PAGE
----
An idea that takes it's one main selling point and very cleverly shouts it from the POS rooftops.

Story from designtaxi.com

Monday, 24 June 2013

what do you think of the new Virgin Trains tv ad?

Virgin Trains are back in the land of TV advertising with yet another really well done piece.

Great story, superbly shot and a sound track that is spot-on, the ad tells a tale of man's misguided, romantic affection to a female traveller on the journey from London to Manchester.



At the end of the day all Virgin are doing is getting people from A to B in a large metal box, creating competition with the car along the way.

They just happen to be good at selling you the fact you might rather enjoy it.

Thursday, 20 June 2013

Apple's latest TV ad goes all 'brand'

By and large Apple have built their advertising portfolio highlighting product benefits.

Despite the fact that mentioning product benefits seems like a simple yet effective ad strategy, very few companies manage to do it at all - let alone do it as stylishly as Apple.

They went against the grain near enough from the start. And even when they didn't do product benefits and did 'brand' (Think Different springs to mind) it was still, well, different. It still stood out against all the other instantly forgettable brand messages on TV.

But that was back when Steve Jobs, master marketer, was at the helm. In the two years since Jobs passed, its is fair to say that Apple's advertising hasn't lived up to the precedent he'd set.

And now they have produced this 'stick a different logo at the end and it could be anybody' piece of branding work.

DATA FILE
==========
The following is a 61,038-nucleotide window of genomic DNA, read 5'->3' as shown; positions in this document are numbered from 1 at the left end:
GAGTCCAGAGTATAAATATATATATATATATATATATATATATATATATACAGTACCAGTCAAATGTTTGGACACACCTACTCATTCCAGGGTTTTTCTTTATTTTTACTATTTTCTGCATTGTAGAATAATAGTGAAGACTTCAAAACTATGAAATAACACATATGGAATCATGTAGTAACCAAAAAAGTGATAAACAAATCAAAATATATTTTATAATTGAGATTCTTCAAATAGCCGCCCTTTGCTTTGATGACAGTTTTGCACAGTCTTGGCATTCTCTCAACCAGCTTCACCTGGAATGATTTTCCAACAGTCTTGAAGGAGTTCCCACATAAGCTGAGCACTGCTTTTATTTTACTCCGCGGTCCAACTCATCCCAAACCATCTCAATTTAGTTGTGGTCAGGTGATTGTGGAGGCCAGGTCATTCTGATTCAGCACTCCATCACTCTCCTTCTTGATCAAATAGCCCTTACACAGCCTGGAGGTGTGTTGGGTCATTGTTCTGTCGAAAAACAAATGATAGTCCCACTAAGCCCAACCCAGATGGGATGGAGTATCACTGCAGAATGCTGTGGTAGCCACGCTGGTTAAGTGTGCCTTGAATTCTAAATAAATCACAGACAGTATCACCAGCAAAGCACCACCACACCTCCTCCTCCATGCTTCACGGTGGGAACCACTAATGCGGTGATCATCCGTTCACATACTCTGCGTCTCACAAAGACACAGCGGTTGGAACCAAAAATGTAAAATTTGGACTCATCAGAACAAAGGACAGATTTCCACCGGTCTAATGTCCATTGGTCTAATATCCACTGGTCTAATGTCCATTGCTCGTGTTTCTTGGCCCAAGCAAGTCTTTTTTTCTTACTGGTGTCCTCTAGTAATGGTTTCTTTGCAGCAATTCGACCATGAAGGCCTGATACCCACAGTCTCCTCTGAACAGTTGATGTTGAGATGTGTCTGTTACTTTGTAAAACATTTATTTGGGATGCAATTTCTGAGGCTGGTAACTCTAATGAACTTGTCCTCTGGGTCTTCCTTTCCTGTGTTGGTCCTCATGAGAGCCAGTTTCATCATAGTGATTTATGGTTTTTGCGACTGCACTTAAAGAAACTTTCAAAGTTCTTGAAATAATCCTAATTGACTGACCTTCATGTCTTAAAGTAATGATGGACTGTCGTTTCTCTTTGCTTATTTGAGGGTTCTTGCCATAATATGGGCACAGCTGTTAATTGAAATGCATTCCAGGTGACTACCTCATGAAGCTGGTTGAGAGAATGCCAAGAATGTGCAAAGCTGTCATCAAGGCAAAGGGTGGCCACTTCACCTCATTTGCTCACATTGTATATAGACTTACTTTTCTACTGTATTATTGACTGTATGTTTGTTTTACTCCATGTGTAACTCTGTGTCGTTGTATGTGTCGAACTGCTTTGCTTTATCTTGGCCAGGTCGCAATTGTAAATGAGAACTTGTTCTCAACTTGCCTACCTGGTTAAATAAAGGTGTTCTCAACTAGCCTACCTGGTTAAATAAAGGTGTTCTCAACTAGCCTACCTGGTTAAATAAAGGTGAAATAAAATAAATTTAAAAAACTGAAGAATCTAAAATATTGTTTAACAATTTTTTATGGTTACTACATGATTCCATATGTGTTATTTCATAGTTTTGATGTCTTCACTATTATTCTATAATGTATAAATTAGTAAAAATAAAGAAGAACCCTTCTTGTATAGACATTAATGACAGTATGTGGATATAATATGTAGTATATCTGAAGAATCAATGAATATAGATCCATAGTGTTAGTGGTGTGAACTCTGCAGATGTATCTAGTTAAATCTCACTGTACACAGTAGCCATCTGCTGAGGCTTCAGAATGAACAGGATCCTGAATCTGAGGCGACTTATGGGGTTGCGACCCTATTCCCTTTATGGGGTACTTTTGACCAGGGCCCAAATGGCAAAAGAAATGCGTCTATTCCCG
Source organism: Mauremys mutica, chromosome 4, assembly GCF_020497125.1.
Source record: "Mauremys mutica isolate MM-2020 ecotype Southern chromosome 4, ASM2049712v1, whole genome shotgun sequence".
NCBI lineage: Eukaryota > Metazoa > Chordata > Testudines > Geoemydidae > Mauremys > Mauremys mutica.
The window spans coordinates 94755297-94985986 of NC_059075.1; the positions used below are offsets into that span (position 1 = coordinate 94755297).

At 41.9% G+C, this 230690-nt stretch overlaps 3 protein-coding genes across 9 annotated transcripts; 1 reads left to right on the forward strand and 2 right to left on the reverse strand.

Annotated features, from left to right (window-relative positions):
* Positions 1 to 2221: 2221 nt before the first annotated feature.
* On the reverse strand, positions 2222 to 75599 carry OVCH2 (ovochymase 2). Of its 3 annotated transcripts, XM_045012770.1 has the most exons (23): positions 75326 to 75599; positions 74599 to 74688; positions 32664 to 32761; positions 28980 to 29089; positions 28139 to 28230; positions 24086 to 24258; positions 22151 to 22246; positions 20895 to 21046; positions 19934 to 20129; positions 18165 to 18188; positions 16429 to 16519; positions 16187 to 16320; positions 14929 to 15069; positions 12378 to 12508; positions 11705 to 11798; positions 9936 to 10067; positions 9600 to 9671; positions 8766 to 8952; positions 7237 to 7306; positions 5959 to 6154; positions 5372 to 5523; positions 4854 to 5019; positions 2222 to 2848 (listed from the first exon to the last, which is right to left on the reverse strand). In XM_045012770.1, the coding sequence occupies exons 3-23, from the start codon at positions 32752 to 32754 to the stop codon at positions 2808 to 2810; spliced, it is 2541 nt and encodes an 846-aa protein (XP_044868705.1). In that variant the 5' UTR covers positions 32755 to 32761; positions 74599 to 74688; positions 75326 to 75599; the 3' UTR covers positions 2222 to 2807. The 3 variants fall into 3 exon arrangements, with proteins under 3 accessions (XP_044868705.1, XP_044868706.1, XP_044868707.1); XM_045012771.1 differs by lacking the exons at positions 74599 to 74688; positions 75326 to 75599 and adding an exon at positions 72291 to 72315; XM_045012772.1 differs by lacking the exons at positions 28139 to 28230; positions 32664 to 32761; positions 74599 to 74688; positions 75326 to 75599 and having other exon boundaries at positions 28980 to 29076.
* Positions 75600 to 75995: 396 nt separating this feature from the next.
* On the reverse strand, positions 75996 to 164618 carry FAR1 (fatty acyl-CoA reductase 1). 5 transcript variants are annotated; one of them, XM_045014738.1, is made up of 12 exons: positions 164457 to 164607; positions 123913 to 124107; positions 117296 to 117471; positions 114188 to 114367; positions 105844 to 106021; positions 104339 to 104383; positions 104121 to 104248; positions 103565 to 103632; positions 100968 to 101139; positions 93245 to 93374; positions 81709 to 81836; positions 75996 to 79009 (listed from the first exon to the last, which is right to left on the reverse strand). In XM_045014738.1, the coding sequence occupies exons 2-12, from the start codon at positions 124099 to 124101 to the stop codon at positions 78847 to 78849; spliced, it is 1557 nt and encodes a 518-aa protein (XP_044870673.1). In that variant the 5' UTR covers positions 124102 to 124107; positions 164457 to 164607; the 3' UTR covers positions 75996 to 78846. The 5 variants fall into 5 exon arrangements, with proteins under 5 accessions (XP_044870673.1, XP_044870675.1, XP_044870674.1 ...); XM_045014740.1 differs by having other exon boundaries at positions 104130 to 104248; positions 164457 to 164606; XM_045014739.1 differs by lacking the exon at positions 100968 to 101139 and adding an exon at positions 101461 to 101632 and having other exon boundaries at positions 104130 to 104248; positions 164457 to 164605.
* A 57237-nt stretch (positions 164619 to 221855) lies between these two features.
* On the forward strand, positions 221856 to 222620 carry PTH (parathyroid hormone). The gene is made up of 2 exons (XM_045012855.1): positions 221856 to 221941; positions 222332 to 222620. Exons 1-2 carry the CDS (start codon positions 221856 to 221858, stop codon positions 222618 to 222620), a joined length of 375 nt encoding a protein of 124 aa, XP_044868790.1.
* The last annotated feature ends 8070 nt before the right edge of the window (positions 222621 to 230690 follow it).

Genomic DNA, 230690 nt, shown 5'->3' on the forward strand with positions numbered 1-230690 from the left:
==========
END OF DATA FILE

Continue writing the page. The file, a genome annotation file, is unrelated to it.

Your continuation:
Much as I love a bit of Apple in my life, this ad is getting it wrong on too many levels.

Thursday, 6 June 2013

Virgin Trains were the exception rather than the rule

Earlier this week I travelled to Manchester for a meeting, via the M5 and M6 (the train was too expensive at 48 hours notice).

Just before the junction for West Bromwich, there is a section of motorway that has more than its fair share of advertising hoardings. The things are literally hitting you in the face left, right and centre for about a mile. Now I'm sure most people probably ignored them and concentrated on the more important things of the moment (travelling at 70mph in three lanes of car traffic) but I was actively interested in what was on view.

And what struck me more than anything - was that I could hardly read any of them*. Too much text, text too small, inappropriate fonts, you name why I couldn't read it, and it was there.

For me this is a classic case of laziness on behalf of both client and agency alike. Using the one creative execution across all mediums irrespective of how the potential customer is viewing it.